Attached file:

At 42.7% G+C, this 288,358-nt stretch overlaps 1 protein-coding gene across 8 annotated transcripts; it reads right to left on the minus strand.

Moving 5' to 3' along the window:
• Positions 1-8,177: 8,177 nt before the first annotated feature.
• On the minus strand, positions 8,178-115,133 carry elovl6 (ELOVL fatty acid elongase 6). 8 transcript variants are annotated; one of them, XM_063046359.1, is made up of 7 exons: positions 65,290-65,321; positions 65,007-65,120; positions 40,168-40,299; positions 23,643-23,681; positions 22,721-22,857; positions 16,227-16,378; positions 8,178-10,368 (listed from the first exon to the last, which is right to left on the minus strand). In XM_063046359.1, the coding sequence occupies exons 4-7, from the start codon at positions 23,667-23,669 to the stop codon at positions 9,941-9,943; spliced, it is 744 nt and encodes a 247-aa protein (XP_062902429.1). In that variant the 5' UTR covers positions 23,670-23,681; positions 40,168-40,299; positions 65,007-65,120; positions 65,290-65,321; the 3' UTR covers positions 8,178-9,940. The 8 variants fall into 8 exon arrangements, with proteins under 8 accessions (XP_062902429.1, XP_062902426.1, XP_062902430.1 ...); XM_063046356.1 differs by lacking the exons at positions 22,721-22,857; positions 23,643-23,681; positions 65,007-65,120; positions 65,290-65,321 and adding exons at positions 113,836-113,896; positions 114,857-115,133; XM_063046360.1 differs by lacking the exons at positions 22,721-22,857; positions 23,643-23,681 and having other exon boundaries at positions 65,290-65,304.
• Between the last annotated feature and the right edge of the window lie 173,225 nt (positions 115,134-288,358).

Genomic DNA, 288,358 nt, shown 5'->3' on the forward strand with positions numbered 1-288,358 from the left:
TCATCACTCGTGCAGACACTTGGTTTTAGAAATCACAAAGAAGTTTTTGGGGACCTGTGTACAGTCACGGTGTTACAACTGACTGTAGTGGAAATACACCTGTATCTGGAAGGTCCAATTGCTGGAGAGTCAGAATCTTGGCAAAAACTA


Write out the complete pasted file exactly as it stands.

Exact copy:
At 42.7% G+C, this 288,358-nt stretch overlaps 1 protein-coding gene across 8 annotated transcripts; it reads right to left on the minus strand.

Moving 5' to 3' along the window:
• Positions 1-8,177: 8,177 nt before the first annotated feature.
• On the minus strand, positions 8,178-115,133 carry elovl6 (ELOVL fatty acid elongase 6). 8 transcript variants are annotated; one of them, XM_063046359.1, is made up of 7 exons: positions 65,290-65,321; positions 65,007-65,120; positions 40,168-40,299; positions 23,643-23,681; positions 22,721-22,857; positions 16,227-16,378; positions 8,178-10,368 (listed from the first exon to the last, which is right to left on the minus strand). In XM_063046359.1, the coding sequence occupies exons 4-7, from the start codon at positions 23,667-23,669 to the stop codon at positions 9,941-9,943; spliced, it is 744 nt and encodes a 247-aa protein (XP_062902429.1). In that variant the 5' UTR covers positions 23,670-23,681; positions 40,168-40,299; positions 65,007-65,120; positions 65,290-65,321; the 3' UTR covers positions 8,178-9,940. The 8 variants fall into 8 exon arrangements, with proteins under 8 accessions (XP_062902429.1, XP_062902426.1, XP_062902430.1 ...); XM_063046356.1 differs by lacking the exons at positions 22,721-22,857; positions 23,643-23,681; positions 65,007-65,120; positions 65,290-65,321 and adding exons at positions 113,836-113,896; positions 114,857-115,133; XM_063046360.1 differs by lacking the exons at positions 22,721-22,857; positions 23,643-23,681 and having other exon boundaries at positions 65,290-65,304.
• Between the last annotated feature and the right edge of the window lie 173,225 nt (positions 115,134-288,358).

Genomic DNA, 288,358 nt, shown 5'->3' on the forward strand with positions numbered 1-288,358 from the left:
TCATCACTCGTGCAGACACTTGGTTTTAGAAATCACAAAGAAGTTTTTGGGGACCTGTGTACAGTCACGGTGTTACAACTGACTGTAGTGGAAATACACCTGTATCTGGAAGGTCCAATTGCTGGAGAGTCAGAATCTTGGCAAAAACTA